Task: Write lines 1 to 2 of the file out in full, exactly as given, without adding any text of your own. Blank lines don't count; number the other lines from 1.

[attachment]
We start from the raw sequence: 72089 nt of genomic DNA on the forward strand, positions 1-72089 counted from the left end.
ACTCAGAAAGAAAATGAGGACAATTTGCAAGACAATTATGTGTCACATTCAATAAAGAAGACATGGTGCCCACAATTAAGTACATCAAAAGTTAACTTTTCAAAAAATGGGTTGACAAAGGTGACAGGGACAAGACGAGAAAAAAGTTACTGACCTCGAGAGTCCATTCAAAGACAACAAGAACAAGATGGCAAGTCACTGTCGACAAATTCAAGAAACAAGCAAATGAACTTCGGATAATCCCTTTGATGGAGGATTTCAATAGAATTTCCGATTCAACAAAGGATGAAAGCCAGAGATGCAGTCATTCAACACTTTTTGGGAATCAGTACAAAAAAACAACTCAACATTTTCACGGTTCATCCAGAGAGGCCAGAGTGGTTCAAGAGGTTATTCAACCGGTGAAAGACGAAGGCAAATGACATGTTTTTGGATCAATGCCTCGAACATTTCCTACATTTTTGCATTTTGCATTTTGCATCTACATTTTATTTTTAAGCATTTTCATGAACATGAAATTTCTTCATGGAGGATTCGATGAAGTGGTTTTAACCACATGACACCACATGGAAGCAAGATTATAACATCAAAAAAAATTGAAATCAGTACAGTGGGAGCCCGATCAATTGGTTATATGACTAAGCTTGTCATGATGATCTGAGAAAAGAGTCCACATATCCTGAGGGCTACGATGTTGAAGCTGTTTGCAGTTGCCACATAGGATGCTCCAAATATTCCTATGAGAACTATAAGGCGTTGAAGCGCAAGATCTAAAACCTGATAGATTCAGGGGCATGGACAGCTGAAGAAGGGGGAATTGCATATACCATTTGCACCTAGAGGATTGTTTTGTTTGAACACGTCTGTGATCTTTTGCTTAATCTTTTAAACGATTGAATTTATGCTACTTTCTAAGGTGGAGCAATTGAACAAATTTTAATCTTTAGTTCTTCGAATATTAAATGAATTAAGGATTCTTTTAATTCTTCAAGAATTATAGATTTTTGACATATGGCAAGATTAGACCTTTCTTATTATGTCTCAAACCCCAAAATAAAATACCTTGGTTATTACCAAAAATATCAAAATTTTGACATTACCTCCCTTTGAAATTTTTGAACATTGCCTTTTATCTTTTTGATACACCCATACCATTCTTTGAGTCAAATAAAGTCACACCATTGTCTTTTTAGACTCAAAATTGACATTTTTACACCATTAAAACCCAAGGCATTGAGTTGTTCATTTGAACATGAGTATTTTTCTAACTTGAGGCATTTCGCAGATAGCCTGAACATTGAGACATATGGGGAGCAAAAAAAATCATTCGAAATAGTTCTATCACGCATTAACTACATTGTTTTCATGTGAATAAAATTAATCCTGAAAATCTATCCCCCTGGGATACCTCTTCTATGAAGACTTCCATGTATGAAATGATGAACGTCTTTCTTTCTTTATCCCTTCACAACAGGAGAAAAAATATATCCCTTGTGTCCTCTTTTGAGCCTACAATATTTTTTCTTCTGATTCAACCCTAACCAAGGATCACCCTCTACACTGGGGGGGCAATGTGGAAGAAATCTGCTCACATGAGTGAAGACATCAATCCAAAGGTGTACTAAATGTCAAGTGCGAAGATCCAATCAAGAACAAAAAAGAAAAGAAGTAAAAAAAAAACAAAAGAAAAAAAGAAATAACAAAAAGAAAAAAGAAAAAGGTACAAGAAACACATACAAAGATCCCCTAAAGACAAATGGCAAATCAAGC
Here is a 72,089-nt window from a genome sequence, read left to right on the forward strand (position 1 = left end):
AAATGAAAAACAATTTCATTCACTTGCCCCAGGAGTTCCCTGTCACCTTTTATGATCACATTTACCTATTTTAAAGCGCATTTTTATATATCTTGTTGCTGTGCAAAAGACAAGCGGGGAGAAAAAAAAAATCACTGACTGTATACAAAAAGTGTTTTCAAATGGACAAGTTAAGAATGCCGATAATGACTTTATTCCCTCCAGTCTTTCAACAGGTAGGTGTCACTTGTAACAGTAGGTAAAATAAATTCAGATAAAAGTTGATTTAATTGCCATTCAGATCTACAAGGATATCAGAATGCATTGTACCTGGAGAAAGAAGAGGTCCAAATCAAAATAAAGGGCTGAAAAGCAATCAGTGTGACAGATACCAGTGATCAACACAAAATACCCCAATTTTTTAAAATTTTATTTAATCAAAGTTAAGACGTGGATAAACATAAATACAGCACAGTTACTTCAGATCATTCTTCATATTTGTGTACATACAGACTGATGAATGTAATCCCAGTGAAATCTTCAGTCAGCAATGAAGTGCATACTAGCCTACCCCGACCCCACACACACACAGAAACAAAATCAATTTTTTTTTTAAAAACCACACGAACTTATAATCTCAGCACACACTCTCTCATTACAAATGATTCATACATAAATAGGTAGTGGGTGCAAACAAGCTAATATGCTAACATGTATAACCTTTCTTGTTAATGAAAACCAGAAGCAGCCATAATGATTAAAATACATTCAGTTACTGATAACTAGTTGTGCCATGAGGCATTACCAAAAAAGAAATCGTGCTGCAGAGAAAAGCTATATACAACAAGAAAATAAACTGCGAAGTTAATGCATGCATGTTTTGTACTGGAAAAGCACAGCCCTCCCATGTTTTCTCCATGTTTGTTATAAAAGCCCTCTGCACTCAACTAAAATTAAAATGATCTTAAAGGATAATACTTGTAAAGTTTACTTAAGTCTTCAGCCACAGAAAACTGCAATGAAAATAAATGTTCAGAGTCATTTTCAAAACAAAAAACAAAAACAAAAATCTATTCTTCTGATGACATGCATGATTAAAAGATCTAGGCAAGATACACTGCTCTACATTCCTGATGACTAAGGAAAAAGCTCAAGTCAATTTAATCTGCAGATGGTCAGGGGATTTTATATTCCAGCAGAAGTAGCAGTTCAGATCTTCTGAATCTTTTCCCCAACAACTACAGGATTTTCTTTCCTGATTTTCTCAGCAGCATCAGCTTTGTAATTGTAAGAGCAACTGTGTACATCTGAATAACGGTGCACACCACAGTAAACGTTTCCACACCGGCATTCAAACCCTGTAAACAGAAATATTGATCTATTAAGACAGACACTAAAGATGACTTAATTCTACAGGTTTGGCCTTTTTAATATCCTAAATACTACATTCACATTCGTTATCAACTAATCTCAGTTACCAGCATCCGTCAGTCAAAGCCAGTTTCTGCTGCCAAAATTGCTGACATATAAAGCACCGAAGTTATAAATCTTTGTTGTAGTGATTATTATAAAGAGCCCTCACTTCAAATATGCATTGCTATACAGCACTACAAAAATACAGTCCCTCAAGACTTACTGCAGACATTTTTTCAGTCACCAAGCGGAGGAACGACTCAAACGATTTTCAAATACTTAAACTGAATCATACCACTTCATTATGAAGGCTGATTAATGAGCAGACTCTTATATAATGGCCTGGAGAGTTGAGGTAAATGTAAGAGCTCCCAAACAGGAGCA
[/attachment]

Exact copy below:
We start from the raw sequence: 72089 nt of genomic DNA on the forward strand, positions 1-72089 counted from the left end.
ACTCAGAAAGAAAATGAGGACAATTTGCAAGACAATTATGTGTCACATTCAATAAAGAAGACATGGTGCCCACAATTAAGTACATCAAAAGTTAACTTTTCAAAAAATGGGTTGACAAAGGTGACAGGGACAAGACGAGAAAAAAGTTACTGACCTCGAGAGTCCATTCAAAGACAACAAGAACAAGATGGCAAGTCACTGTCGACAAATTCAAGAAACAAGCAAATGAACTTCGGATAATCCCTTTGATGGAGGATTTCAATAGAATTTCCGATTCAACAAAGGATGAAAGCCAGAGATGCAGTCATTCAACACTTTTTGGGAATCAGTACAAAAAAACAACTCAACATTTTCACGGTTCATCCAGAGAGGCCAGAGTGGTTCAAGAGGTTATTCAACCGGTGAAAGACGAAGGCAAATGACATGTTTTTGGATCAATGCCTCGAACATTTCCTACATTTTTGCATTTTGCATTTTGCATCTACATTTTATTTTTAAGCATTTTCATGAACATGAAATTTCTTCATGGAGGATTCGATGAAGTGGTTTTAACCACATGACACCACATGGAAGCAAGATTATAACATCAAAAAAAATTGAAATCAGTACAGTGGGAGCCCGATCAATTGGTTATATGACTAAGCTTGTCATGATGATCTGAGAAAAGAGTCCACATATCCTGAGGGCTACGATGTTGAAGCTGTTTGCAGTTGCCACATAGGATGCTCCAAATATTCCTATGAGAACTATAAGGCGTTGAAGCGCAAGATCTAAAACCTGATAGATTCAGGGGCATGGACAGCTGAAGAAGGGGGAATTGCATATACCATTTGCACCTAGAGGATTGTTTTGTTTGAACACGTCTGTGATCTTTTGCTTAATCTTTTAAACGATTGAATTTATGCTACTTTCTAAGGTGGAGCAATTGAACAAATTTTAATCTTTAGTTCTTCGAATATTAAATGAATTAAGGATTCTTTTAATTCTTCAAGAATTATAGATTTTTGACATATGGCAAGATTAGACCTTTCTTATTATGTCTCAAACCCCAAAATAAAATACCTTGGTTATTACCAAAAATATCAAAATTTTGACATTACCTCCCTTTGAAATTTTTGAACATTGCCTTTTATCTTTTTGATACACCCATACCATTCTTTGAGTCAAATAAAGTCACACCATTGTCTTTTTAGACTCAAAATTGACATTTTTACACCATTAAAACCCAAGGCATTGAGTTGTTCATTTGAACATGAGTATTTTTCTAACTTGAGGCATTTCGCAGATAGCCTGAACATTGAGACATATGGGGAGCAAAAAAAATCATTCGAAATAGTTCTATCACGCATTAACTACATTGTTTTCATGTGAATAAAATTAATCCTGAAAATCTATCCCCCTGGGATACCTCTTCTATGAAGACTTCCATGTATGAAATGATGAACGTCTTTCTTTCTTTATCCCTTCACAACAGGAGAAAAAATATATCCCTTGTGTCCTCTTTTGAGCCTACAATATTTTTTCTTCTGATTCAACCCTAACCAAGGATCACCCTCTACACTGGGGGGGCAATGTGGAAGAAATCTGCTCACATGAGTGAAGACATCAATCCAAAGGTGTACTAAATGTCAAGTGCGAAGATCCAATCAAGAACAAAAAAGAAAAGAAGTAAAAAAAAAACAAAAGAAAAAAAGAAATAACAAAAAGAAAAAAGAAAAAGGTACAAGAAACACATACAAAGATCCCCTAAAGACAAATGGCAAATCAAGC